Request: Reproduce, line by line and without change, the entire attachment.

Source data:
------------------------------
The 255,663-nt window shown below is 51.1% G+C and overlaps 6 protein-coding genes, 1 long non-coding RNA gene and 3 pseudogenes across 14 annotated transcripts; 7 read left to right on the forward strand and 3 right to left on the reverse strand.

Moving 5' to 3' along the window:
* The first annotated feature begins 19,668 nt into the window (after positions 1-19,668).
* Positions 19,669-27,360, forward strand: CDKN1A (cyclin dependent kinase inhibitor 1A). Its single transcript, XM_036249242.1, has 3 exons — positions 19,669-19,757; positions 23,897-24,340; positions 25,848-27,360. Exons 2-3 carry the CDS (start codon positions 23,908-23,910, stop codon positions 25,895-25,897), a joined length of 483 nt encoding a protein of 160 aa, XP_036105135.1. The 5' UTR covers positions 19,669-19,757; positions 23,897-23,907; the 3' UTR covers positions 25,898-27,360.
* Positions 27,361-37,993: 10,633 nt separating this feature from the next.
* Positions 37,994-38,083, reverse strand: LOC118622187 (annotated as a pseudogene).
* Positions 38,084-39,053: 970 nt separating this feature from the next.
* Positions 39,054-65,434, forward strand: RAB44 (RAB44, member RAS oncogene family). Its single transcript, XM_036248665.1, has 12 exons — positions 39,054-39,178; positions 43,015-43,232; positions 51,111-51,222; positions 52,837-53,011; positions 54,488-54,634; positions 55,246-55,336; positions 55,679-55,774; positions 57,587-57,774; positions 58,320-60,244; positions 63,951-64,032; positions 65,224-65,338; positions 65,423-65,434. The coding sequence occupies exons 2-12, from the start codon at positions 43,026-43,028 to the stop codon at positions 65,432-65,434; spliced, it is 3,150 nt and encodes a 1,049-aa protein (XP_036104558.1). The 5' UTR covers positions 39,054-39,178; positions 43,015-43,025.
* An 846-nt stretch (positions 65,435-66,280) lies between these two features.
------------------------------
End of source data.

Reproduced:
The 255,663-nt window shown below is 51.1% G+C and overlaps 6 protein-coding genes, 1 long non-coding RNA gene and 3 pseudogenes across 14 annotated transcripts; 7 read left to right on the forward strand and 3 right to left on the reverse strand.

Moving 5' to 3' along the window:
* The first annotated feature begins 19,668 nt into the window (after positions 1-19,668).
* Positions 19,669-27,360, forward strand: CDKN1A (cyclin dependent kinase inhibitor 1A). Its single transcript, XM_036249242.1, has 3 exons — positions 19,669-19,757; positions 23,897-24,340; positions 25,848-27,360. Exons 2-3 carry the CDS (start codon positions 23,908-23,910, stop codon positions 25,895-25,897), a joined length of 483 nt encoding a protein of 160 aa, XP_036105135.1. The 5' UTR covers positions 19,669-19,757; positions 23,897-23,907; the 3' UTR covers positions 25,898-27,360.
* Positions 27,361-37,993: 10,633 nt separating this feature from the next.
* Positions 37,994-38,083, reverse strand: LOC118622187 (annotated as a pseudogene).
* Positions 38,084-39,053: 970 nt separating this feature from the next.
* Positions 39,054-65,434, forward strand: RAB44 (RAB44, member RAS oncogene family). Its single transcript, XM_036248665.1, has 12 exons — positions 39,054-39,178; positions 43,015-43,232; positions 51,111-51,222; positions 52,837-53,011; positions 54,488-54,634; positions 55,246-55,336; positions 55,679-55,774; positions 57,587-57,774; positions 58,320-60,244; positions 63,951-64,032; positions 65,224-65,338; positions 65,423-65,434. The coding sequence occupies exons 2-12, from the start codon at positions 43,026-43,028 to the stop codon at positions 65,432-65,434; spliced, it is 3,150 nt and encodes a 1,049-aa protein (XP_036104558.1). The 5' UTR covers positions 39,054-39,178; positions 43,015-43,025.
* An 846-nt stretch (positions 65,435-66,280) lies between these two features.